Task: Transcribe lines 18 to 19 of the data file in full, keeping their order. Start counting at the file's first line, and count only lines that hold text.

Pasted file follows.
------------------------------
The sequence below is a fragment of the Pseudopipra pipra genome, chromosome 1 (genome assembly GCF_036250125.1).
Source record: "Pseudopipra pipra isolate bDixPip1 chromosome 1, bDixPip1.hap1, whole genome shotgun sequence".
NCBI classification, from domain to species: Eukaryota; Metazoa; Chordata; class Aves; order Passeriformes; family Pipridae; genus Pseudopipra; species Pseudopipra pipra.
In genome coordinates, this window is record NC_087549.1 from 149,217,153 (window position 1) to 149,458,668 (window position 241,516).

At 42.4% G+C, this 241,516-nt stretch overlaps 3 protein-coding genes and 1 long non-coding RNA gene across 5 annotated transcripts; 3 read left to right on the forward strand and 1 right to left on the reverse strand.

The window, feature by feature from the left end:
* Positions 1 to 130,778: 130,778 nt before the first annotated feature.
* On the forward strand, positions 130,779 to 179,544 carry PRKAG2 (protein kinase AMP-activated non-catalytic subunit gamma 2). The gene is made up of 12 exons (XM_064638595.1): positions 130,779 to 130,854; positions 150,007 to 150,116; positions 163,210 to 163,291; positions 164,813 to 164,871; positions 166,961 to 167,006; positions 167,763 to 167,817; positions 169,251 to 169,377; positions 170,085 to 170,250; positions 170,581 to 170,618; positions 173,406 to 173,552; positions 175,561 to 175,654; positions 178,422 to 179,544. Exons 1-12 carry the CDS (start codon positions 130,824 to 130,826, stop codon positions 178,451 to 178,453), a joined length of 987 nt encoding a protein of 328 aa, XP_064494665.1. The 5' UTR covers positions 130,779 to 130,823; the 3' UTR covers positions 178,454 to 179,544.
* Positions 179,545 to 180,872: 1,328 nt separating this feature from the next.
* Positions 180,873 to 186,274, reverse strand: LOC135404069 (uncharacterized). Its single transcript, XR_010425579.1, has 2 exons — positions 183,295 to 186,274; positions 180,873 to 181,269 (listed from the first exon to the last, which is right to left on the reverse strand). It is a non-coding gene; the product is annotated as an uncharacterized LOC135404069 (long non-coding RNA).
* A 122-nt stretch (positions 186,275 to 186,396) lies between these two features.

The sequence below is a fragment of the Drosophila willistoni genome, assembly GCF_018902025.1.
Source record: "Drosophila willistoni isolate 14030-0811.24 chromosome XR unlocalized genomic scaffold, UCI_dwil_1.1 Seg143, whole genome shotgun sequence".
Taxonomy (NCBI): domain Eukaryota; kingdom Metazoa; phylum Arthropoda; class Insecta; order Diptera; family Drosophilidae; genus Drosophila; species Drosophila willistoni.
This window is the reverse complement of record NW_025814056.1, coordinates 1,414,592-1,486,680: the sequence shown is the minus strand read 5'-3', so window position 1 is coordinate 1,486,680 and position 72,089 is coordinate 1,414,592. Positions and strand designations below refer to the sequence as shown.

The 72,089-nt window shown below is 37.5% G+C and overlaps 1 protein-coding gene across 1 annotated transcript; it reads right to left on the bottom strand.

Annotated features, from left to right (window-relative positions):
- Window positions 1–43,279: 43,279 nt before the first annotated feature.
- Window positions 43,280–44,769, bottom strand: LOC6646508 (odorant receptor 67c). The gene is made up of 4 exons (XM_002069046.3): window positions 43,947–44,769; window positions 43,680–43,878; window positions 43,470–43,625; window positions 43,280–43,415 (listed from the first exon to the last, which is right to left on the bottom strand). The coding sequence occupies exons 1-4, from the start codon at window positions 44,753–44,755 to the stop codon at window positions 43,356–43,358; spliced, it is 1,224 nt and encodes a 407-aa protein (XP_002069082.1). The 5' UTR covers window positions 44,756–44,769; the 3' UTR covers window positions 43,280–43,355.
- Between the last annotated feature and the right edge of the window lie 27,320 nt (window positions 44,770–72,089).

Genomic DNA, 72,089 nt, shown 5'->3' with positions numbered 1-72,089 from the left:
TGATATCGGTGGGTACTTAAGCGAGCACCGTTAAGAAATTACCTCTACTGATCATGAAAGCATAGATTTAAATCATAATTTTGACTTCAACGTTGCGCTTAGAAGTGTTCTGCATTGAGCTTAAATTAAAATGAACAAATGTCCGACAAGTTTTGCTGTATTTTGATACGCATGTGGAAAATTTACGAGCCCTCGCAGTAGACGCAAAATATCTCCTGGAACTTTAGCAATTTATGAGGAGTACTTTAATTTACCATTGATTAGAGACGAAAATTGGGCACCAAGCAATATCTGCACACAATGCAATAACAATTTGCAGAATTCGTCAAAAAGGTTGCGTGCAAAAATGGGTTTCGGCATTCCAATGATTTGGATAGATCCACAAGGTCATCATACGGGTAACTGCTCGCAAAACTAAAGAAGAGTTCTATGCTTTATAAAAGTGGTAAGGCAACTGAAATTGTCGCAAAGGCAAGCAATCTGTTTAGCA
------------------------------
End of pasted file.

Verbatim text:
- Window positions 1–43,279: 43,279 nt before the first annotated feature.
- Window positions 43,280–44,769, bottom strand: LOC6646508 (odorant receptor 67c). The gene is made up of 4 exons (XM_002069046.3): window positions 43,947–44,769; window positions 43,680–43,878; window positions 43,470–43,625; window positions 43,280–43,415 (listed from the first exon to the last, which is right to left on the bottom strand). The coding sequence occupies exons 1-4, from the start codon at window positions 44,753–44,755 to the stop codon at window positions 43,356–43,358; spliced, it is 1,224 nt and encodes a 407-aa protein (XP_002069082.1). The 5' UTR covers window positions 44,756–44,769; the 3' UTR covers window positions 43,280–43,355.